The royal line of succession generally followed the system of primogeniture (first born son to inherit), the Witan’s role in the election of monarchs derive from the ancient tradition and laws of their Germanic ancestors, which varied from tribe to tribe and later evolved into kingdoms. They believed in following strength and if the tribal leader or king failed to show strong leadership, then the tribe had the authority to dispose and elect a new leader. These ancient Germanic general assemblies were the forerunner of the Witenagemots and were known as folkmoot or folkmote (Old English: folk meeting). Although the Witans were answerable to the king, just like their predecessors, they also had the powers to depose an unpopular or weak king. Segeberht of Wessex in 757 AD and Alhred of Northampton in 744 AD are prime examples of this.
The Witans were comprised of the kingdom’s most important noblemen, both ecclesiastic and secular. In England, by the 7thcentury, these ancient folkmoots had developed into convocations of the land’s most powerful and important people, including ealdormen, thegns, and senior clergy, to discuss matters of both national and local importance and to witness royal grants of lands. However, the nature of these assemblies irrevocably changed when Christianity was introduced, circa 600 AD. The conversion to Christianity resulted in a unique relationship between church and state and for the most part was indissolubly intertwined. This strong ecclesiastical element from members of the Witenagemots reflected in the records and decisions made by Witans encompassing ecclesiastical and secular jurisdiction alike.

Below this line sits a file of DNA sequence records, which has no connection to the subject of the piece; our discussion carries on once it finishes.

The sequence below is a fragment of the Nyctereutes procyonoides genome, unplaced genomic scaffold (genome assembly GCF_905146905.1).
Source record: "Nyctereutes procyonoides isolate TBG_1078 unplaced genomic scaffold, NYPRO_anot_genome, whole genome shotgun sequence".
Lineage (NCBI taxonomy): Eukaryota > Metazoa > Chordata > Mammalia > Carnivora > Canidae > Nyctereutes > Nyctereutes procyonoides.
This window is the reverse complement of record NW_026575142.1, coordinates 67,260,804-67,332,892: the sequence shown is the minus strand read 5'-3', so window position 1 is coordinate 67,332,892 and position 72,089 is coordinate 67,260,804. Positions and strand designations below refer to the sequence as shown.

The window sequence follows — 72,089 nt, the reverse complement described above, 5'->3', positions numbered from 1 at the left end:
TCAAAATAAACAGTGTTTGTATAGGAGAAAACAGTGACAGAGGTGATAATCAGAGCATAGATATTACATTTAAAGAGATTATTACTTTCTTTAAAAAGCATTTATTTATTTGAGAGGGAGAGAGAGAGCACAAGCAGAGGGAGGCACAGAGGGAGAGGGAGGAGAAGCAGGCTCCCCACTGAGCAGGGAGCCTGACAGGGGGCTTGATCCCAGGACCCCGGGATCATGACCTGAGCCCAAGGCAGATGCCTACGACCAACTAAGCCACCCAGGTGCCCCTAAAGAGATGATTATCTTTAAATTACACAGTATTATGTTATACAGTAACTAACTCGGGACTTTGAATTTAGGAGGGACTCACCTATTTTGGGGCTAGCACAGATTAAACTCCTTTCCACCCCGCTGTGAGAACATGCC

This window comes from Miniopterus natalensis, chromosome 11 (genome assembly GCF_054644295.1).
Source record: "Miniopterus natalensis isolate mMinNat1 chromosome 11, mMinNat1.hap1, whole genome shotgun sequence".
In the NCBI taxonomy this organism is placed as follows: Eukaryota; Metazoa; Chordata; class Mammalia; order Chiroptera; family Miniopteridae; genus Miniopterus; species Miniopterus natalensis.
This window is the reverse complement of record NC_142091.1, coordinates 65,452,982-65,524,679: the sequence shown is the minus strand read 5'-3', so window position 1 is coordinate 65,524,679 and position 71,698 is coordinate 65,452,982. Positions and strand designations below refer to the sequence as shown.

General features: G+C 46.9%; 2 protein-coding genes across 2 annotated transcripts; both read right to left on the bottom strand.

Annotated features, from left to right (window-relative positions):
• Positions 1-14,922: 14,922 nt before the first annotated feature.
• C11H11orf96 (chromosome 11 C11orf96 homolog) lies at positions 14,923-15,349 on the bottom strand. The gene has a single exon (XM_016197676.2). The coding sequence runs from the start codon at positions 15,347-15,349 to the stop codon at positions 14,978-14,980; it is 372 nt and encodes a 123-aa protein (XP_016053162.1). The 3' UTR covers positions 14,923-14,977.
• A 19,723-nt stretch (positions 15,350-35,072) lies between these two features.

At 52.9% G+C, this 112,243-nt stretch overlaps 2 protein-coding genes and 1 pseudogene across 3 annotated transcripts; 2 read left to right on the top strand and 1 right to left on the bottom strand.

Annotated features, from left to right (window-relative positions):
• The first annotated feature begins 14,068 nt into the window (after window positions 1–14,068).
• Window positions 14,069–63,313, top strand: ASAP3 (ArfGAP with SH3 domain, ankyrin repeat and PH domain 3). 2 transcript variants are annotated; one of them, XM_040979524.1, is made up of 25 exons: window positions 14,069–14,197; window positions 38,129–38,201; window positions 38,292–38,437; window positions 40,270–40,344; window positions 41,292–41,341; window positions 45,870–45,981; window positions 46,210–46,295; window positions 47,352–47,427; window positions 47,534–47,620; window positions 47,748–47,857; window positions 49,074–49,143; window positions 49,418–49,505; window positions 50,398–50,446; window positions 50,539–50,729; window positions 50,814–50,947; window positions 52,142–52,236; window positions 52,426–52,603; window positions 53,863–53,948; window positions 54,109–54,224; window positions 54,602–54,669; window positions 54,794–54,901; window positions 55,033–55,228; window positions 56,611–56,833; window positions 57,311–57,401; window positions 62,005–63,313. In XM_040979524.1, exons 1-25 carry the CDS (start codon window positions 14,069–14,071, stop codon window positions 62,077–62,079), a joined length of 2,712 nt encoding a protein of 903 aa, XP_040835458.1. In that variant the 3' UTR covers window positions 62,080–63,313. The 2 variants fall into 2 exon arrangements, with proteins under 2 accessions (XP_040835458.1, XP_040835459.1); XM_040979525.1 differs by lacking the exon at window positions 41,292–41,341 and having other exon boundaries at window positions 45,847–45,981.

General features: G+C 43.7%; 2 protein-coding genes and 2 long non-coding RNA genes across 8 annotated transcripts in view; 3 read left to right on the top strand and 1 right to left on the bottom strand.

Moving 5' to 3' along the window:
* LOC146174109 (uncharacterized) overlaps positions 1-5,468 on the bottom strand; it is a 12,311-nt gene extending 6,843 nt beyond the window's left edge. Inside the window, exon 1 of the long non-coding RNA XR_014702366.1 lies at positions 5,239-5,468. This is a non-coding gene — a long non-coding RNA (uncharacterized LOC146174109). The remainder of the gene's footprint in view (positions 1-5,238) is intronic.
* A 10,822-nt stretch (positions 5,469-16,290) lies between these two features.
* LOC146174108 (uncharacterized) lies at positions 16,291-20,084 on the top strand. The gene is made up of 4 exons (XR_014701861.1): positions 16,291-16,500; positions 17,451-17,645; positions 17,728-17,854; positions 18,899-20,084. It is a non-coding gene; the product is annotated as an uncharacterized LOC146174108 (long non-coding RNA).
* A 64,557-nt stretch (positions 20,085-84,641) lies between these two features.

The first recorded act of a Witenagemot was the law code issued by King Æthelberht of Kent c. 600 AD, the earliest document which survives in sustained Old English prose; however, the Witan was certainly in existence long before this time. Altogether, about 2000 charters and 40 law codes survive which attest to the workings of the various meetings of the Witan, of which there are around 300 recorded.
Artist: William Henry Margetson
Source: From the book “The Church of England” – A History For The People
Author: Rev Henry Donald Maurice Spence (private book collection)